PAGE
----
I was a boy. I loved to fish and hunt and was encouraged to work hard, keep my nose cleaner than it had been, and get smarter fast. Things that were funny were seen with a general air of distrust in my world. Remember, this was Western Kansas where the good are praised at the funeral as being "hard workers."
So, I discovered I liked the absurd. I liked the reflection in the mirror of absurdity of those things which strangled me. No, I saw a single Mad magazine in those days. My buddy Mike Day had one which featured Star Wars, a movie I didn't see for seven or eight years.
I miss Douglas Adams. My absurdity is not quite as developed, but then whose is? I'm trying. I'm trying.
I've done the satire and the cliche, the pastiche and the homage.
Now, it is the absurd twist that comes from my grubby little pen.
I once saw a play Dada Dada Dada. It's stuck with me.
I've spent a great deal of time watching the world in my life. People, events, politics, institutions, behaviors. It occurs to me that should humans have a motto, it might well be "The logic doesn't follow."
I'm going to try the trick of absurdity in the most extreme of situations in this next story. We'll see how it goes. Might be shit. I think, however, Douglas might applaud the effort. It isn't based on convention.
I miss Douglas Adams. I'm going to write now.
Sunday, January 5, 2014
I'm working up an outline right now and had a protagonist, a partner, an antagonist, a couple of minor characters, and a carnival of conflicts.
Then, the idea of strife between the partners hit me. There is nothing like difficulty with someone with whom you are close for driving up the tension and tumult.
External conflicts? Sure. Guns, knives, nuclear detonation, being fed to sharks? Great. Fighting with your business partner over a decision? Wham. Ball bat to the head. Just brutal tension.
So, strife among allies is a technique to remember in the little mental checklist of "how does it get worse?" I've ignored it for years when not featuring marital discord as a primary conflict. Huge mistake on my part. Huge.
I'm excited to cause a little tumult now. Excited! Strife: a secret weapon. Shouldn't be.
I hope you are writing. I hope you are warm.
Saturday, January 4, 2014
The Erma Bombeck Writers' Conference takes place this April 10-12 at the University of Dayton. Erma was a humorist with a great following here in the US before her too early death in 1996.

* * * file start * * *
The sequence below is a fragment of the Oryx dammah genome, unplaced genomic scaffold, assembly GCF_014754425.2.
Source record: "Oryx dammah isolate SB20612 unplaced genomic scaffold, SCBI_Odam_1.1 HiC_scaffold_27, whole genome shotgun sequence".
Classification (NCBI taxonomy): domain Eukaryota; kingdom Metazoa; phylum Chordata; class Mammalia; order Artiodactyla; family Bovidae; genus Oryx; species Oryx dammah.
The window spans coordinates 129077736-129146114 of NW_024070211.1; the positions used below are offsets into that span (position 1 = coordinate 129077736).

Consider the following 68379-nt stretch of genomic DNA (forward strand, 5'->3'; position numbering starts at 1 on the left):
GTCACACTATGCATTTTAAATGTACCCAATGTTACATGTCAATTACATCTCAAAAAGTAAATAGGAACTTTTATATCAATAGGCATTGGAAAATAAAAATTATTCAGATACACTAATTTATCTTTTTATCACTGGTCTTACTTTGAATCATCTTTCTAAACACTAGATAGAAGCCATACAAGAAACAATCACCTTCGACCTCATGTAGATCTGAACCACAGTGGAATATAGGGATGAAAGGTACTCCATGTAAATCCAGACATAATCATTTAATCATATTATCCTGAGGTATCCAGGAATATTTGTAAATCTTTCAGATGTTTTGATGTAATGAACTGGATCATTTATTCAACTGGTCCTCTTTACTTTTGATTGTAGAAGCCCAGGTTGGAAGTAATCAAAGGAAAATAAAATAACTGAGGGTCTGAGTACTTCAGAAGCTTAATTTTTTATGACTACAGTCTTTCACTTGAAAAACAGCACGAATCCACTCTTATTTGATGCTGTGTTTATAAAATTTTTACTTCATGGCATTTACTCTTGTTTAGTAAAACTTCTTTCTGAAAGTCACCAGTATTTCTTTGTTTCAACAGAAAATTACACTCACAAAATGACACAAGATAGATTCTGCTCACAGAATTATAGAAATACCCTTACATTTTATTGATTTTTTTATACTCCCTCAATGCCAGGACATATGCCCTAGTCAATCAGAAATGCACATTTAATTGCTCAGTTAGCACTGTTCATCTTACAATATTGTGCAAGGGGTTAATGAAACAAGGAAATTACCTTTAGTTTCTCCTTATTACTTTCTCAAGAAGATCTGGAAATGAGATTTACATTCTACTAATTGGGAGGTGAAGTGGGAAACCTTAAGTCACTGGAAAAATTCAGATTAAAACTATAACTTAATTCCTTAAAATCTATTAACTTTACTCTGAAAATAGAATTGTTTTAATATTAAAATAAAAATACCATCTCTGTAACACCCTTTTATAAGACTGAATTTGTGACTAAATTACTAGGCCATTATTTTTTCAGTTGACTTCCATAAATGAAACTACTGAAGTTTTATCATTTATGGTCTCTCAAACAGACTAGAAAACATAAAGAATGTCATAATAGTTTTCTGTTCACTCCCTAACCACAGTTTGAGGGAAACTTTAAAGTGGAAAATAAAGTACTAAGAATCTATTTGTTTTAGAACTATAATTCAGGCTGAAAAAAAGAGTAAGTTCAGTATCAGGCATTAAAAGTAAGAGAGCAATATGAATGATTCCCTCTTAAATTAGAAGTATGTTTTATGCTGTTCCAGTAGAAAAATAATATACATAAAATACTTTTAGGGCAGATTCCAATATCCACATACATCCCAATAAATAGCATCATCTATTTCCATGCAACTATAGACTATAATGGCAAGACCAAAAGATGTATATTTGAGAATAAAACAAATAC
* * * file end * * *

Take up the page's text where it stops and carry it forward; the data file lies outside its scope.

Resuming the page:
I toy with humor. I am more of an absurdest by nature. I've no illusion that I'm in anyway funny from any natural bent.
Sure, I was the kid in junior high who told jokes non-stop as a social defense mechanism. It did't work out like Chris Rock or any of the other comics who profess the same origins. I suppose the lifetime of posters and artifacts from the space program which graced my room had something to do with the turn to engineering and science with some success.
I've done some satire. Likewise, I've written some absurdest stories which have been enjoyed by friends.
Heller is a hero of mine. Catch-22 is much loved. I'm stewing on the next story with a similar bent. Of course it involves deceit, unplanned consequences, and murder. Can it be funny? Not in the first round. In successive edits? Perhaps.
Time to try. I have this picture of a wonderful new evil lair in which to set the story. How can I not?
I'm going to have to think of humor in writing a little more. Maybe I can find someone who has a book on the topic. I've never looked.
Off to cause destruction. Hope it is lots of laughs. Boom, ha ha ha. Right. Needs some work.
Friday, January 3, 2014
Conflict. Man v Nature. Man v Man. Man v Unknown. These all work for me. Man v himself - not so much.
I love literary fiction where the transformative effect of an inner conflict is critical to seeing the transformation of a character. It isn't merely the external conflict driving forward ( aka the Die Hard effect).
However, I also enjoy an enthralling and engaging exterior conflict. I need both.
Sometimes, when I am not conflict focused, I can create a story with the focus on inner transformation in the absence of a compelling exterior conflict. I find this lazy writing. I find it maudlin. I am ashamed of such writing.